In studying quantum field theories it has been common to consider effectively replacing time coordinates t by I t to go from ordinary Minkowski space to Euclidean space (see page 1043). But while there is no problem in doing this at a formal mathematical level—and indeed the expressions one gets from Feynman diagrams can always be analytically continued in this way—what general correspondence there is for actual physical processes is far from clear. Formally continuing to Euclidean space makes path integrals easier to define with traditional mathematics, and gives them weights of the form Exp[-β s]—analogous to constant temperature systems in statistical mechanics. Discretizing yields lattice gauge theories with energy functions involving for example Cos[θi - θj] for color directions at adjacent sites. And Monte Carlo studies of such theories suggest all sorts of complex behavior, often similar in outline from what appears to occur in the corresponding classical field theories. (It seems conceivable that asymptotic freedom could lead to an analog of damping at small scales roughly like viscosity in turbulent fluids.)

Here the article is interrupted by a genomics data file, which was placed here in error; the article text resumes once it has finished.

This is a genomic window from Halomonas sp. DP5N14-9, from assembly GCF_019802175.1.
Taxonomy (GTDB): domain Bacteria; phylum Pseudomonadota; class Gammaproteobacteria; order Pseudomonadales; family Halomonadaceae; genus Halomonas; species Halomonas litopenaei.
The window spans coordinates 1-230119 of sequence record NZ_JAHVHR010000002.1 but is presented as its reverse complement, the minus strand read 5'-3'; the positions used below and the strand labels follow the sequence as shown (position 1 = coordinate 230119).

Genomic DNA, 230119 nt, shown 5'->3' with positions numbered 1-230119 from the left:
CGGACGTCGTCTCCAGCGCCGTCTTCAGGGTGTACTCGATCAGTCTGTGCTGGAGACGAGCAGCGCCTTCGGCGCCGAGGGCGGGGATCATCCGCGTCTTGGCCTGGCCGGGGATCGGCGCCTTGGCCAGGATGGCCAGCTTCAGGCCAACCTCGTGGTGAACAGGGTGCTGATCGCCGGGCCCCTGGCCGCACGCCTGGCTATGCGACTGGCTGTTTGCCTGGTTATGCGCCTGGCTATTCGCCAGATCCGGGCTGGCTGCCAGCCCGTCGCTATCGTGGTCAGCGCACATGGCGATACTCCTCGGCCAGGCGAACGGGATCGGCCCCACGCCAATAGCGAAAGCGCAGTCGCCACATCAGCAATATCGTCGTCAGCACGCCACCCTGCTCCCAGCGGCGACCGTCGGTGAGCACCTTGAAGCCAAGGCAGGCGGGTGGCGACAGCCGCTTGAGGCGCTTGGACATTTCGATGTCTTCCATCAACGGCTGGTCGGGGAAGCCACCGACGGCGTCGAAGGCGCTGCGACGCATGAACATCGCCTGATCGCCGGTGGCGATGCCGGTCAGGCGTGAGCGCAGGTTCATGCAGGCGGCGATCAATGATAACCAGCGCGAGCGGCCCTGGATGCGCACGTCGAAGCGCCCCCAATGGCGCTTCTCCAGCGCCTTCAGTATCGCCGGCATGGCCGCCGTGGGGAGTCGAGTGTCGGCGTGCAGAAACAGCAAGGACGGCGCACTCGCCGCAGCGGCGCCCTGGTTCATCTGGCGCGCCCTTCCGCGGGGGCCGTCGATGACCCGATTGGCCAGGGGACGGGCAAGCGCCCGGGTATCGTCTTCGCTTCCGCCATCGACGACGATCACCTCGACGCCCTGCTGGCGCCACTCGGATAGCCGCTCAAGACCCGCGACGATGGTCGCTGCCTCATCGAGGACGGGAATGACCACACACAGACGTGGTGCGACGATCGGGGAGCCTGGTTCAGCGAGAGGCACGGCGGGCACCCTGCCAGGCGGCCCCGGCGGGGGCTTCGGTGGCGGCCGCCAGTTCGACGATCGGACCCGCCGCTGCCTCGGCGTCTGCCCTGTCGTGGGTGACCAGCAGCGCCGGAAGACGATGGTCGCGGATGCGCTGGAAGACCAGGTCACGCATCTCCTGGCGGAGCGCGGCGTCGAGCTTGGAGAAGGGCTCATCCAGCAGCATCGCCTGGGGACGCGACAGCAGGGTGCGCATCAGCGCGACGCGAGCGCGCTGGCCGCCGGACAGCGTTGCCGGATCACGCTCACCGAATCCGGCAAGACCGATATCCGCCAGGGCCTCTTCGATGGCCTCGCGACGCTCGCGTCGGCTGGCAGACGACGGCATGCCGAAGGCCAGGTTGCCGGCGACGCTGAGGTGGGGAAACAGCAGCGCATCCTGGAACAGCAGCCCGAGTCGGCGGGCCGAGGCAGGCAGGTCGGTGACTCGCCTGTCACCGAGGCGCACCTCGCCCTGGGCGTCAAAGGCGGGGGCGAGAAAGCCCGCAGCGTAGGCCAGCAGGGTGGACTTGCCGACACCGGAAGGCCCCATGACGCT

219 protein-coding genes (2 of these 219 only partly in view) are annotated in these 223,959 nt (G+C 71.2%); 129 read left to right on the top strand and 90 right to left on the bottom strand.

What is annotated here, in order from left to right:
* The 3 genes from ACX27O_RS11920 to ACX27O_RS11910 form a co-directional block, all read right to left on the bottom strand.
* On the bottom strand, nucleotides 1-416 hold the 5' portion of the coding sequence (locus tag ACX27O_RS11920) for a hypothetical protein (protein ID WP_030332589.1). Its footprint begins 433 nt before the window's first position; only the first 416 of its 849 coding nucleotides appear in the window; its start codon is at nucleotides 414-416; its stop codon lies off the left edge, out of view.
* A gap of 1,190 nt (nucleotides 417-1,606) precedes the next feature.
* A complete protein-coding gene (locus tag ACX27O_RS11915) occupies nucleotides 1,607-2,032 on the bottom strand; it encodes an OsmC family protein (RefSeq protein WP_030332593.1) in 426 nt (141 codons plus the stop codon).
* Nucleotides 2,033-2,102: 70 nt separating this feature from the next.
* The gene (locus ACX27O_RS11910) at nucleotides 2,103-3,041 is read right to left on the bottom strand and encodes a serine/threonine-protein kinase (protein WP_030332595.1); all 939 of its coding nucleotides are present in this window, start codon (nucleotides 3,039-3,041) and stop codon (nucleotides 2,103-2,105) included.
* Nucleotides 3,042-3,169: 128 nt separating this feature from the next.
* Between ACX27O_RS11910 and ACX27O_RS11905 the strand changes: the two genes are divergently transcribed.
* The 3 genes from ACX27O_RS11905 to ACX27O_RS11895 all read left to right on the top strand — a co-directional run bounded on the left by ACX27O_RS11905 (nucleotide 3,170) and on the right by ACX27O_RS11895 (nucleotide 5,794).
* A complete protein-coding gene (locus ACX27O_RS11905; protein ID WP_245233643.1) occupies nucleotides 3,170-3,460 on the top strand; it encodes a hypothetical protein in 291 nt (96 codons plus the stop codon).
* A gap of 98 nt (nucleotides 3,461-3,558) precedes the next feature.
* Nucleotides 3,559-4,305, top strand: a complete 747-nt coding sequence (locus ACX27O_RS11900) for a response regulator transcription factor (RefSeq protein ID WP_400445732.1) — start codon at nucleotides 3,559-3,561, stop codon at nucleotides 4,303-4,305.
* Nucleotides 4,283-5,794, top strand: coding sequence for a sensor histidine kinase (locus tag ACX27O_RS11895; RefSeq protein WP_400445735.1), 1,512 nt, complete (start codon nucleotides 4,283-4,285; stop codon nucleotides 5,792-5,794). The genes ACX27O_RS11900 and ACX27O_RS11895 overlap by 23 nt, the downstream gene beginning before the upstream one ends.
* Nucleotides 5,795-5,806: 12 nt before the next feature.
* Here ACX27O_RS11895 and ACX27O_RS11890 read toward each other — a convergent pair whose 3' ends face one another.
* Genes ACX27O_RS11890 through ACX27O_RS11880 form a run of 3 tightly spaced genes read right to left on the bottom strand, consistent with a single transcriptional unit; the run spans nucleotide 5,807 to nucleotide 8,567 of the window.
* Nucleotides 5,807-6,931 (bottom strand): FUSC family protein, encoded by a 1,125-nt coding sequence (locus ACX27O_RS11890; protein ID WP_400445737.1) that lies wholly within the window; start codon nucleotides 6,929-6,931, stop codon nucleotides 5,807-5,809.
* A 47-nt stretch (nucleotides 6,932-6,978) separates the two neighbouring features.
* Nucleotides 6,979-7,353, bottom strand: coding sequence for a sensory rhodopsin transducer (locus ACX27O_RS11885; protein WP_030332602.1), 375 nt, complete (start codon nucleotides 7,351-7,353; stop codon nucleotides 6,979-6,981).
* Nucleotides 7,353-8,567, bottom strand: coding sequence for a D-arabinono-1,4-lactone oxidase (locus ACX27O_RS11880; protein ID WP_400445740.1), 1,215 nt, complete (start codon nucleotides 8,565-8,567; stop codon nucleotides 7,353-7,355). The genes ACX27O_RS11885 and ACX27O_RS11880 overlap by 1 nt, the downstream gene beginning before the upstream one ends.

One of the apparent implications of QCD is the confinement of quarks and gluons inside color-neutral hadrons. And at some level this is presumably a reflection of the fact that QCD forces get stronger rather than weaker with increasing distance. The beginnings of this are visible in perturbation theory in the increase of the effective coupling with distance associated with asymptotic freedom. (In QED effective couplings decrease slightly with distance because fields get screened by virtual electron-positron pairs. The same happens with virtual quarks in QCD, but a larger effect is virtual gluon pairs whose color magnetic moments line up with a color field and serve to increase it.) At larger distances something like color flux tubes that act like elastic strings may form. But no detailed way to get confinement with purely classical gluon fields is known. In the quantum case, a sign of confinement would be exponential decrease with spacetime area of the average phase of color flux through so-called Wilson loops—and this is achieved if there is in a sense maximal randomness in field configurations. (Note that it is not inconceivable that the formal problem of whether quarks and gluons can ever escape to infinity starting from some given class of field configurations may in general be undecidable.)

From Stephen Wolfram: A New Kind of Science [citation]